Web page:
Equatorial upwelling play an important role in oxygen via advection of oxygen and transport of nutrient to the euphotic zone used by biological production. Previous studies showed that climate models project the weakening of equatorial upwelling in the Pacific and Atlantic Oceans, and the main suggested responsible mechanisms are Ekman pumping near surface and equatorial undercurrent (EUC) change at depth. The latter may be associated with flattening of the zonal slope of EUC. Both changes are presumably caused by weakening of the trade wind. However, how much of upwelling reduction was not explained by each mechanism quantitatively. Therefore, in order to understand better the mechanisms of upwelling change, we analyze output data from 24 CMIP5 models in the equatorial Pacific and Atlantic until 2100 under RCP8.5.
In order to obtain better physical explanation, we divide total upwelling into isopycnal upwelling (vertical velocity component of current velocity parallel to isopycnal surfaces) and diapycnal upwelling (difference between total and isopycnal upwelling). The total upwelling decreases in the equatorial Pacific and western Atlantic about 50-200m depth until 2100. The maximum decrease in the Pacific (it is located in the eastern Pacific) is about 30% of its climatology, and it is three times larger than that in the Atlantic. Three-fourths of total upwelling reduction in the eastern equatorial Pacific at 100m depth, where there is a boundary of euphotic zone which is important for biological production, is explained by the isopycnal upwelling change. Further division indicate that 71% (47%) of isopycnal upwelling change there is caused by the zonal isopycnal gradient change (zonal velocity change). Thus, about a half of equatorial upwelling reduction in the eastern Pacific is induced by the EUC flattening. It is shown that weakening of trade wind can explain 95% of EUC flattening without enhanced stratification.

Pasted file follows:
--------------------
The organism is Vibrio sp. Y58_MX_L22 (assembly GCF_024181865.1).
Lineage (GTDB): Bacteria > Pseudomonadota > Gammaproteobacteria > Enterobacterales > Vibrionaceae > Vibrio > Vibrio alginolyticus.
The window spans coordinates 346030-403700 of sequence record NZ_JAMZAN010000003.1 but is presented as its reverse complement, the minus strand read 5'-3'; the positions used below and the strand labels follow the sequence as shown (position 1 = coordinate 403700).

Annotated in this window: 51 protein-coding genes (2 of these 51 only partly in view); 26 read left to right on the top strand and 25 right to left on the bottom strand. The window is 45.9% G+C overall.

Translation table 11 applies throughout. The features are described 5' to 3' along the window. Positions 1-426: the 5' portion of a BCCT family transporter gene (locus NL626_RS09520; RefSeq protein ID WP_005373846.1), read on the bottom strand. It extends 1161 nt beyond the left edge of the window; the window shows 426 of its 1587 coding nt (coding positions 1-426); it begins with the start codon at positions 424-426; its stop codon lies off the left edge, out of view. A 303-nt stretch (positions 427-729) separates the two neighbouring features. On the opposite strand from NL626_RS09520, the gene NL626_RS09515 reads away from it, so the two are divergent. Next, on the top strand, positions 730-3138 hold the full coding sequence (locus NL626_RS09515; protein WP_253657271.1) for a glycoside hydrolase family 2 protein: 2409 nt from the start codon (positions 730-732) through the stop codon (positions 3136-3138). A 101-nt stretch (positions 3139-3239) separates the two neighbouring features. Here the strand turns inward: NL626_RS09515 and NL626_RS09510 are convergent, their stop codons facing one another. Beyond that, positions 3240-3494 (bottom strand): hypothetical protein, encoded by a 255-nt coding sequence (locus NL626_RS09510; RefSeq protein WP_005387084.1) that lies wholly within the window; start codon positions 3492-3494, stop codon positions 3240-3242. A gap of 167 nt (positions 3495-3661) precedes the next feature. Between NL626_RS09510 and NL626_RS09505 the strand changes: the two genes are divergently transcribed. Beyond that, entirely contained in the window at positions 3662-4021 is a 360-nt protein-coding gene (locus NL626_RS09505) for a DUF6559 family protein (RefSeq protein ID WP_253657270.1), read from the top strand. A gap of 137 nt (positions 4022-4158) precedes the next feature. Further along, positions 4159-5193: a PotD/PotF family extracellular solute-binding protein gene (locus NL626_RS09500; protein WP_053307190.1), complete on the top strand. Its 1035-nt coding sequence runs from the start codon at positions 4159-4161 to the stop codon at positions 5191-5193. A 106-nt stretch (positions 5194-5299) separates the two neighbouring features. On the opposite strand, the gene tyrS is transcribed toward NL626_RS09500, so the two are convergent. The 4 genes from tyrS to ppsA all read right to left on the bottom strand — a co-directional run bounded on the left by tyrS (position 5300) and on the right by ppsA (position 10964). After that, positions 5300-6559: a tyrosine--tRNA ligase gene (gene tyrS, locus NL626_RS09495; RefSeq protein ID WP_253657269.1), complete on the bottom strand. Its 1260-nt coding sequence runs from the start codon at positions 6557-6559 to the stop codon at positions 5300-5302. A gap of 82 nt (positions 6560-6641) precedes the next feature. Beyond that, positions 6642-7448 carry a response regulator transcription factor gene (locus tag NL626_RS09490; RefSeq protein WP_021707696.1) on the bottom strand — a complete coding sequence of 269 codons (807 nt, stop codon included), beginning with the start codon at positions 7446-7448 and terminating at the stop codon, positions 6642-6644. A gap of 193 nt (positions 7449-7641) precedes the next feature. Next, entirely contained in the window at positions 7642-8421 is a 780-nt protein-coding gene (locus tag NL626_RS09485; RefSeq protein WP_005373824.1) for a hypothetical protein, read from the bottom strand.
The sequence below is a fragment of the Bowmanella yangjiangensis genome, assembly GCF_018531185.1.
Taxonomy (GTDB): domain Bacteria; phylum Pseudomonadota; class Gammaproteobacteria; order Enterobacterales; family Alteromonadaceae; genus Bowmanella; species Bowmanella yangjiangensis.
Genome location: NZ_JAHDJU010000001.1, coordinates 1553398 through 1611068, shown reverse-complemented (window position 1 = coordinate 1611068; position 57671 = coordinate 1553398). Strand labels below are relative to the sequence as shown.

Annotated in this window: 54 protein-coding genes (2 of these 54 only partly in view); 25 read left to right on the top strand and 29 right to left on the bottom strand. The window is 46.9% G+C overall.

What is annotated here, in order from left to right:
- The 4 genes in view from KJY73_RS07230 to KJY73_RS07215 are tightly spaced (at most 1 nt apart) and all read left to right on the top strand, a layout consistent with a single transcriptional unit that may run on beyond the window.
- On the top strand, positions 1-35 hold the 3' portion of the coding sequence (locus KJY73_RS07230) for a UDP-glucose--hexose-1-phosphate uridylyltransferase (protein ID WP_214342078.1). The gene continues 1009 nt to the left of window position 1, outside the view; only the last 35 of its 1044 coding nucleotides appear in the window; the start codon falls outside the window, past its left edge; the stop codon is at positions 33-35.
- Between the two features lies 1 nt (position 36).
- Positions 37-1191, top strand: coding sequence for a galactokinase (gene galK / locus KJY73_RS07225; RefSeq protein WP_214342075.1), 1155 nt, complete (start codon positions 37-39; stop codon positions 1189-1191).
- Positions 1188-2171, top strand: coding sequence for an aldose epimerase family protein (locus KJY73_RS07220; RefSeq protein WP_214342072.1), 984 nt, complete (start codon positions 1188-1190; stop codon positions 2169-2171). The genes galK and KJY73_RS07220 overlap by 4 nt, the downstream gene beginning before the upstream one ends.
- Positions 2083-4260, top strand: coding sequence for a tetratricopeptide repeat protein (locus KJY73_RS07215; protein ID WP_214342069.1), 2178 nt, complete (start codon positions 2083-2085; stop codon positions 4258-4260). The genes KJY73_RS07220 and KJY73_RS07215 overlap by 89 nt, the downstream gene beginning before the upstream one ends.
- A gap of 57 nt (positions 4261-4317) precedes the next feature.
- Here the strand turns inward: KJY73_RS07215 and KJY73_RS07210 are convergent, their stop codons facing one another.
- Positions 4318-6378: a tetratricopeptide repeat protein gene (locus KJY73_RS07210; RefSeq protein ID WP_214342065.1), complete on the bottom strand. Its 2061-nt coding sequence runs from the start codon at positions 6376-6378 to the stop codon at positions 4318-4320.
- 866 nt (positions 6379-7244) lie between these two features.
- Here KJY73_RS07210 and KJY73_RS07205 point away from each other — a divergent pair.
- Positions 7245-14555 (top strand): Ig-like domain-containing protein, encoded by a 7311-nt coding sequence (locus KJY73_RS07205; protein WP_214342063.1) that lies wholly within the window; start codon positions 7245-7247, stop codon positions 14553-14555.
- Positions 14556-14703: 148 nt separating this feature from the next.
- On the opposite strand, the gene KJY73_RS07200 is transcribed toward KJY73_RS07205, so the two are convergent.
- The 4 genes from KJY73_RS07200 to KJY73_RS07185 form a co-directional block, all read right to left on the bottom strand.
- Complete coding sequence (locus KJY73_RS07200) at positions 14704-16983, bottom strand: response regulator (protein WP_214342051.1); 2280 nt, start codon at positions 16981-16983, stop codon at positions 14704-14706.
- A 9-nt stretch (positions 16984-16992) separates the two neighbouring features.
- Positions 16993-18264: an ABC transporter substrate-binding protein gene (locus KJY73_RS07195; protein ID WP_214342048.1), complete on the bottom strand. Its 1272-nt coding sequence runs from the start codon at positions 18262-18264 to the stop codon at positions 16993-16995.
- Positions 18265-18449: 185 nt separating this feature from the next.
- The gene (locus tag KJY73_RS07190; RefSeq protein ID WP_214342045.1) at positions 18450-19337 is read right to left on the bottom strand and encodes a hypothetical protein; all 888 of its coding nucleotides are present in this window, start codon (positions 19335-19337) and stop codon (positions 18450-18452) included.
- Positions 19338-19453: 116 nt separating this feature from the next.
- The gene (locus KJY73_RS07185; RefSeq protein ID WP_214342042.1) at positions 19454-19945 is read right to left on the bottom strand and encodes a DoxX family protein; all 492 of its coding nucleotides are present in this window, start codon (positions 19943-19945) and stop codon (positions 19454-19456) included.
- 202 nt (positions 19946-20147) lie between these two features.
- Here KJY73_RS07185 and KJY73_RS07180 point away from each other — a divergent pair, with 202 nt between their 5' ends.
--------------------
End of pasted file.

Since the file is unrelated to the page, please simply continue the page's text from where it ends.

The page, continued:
In the Atlantic, however, the mechanism is unclear because contributions of isopycnal and diapycnal upwelling differ among models and they are not statistically significant in contrast to the Pacific. Notes that zonal wind stress change and stratification are not independent in the Atlantic, whereas they are almost independent in the Pacific. It is thus possible that the mechanisms of upwelling change are different between Pacific and Atlantic.
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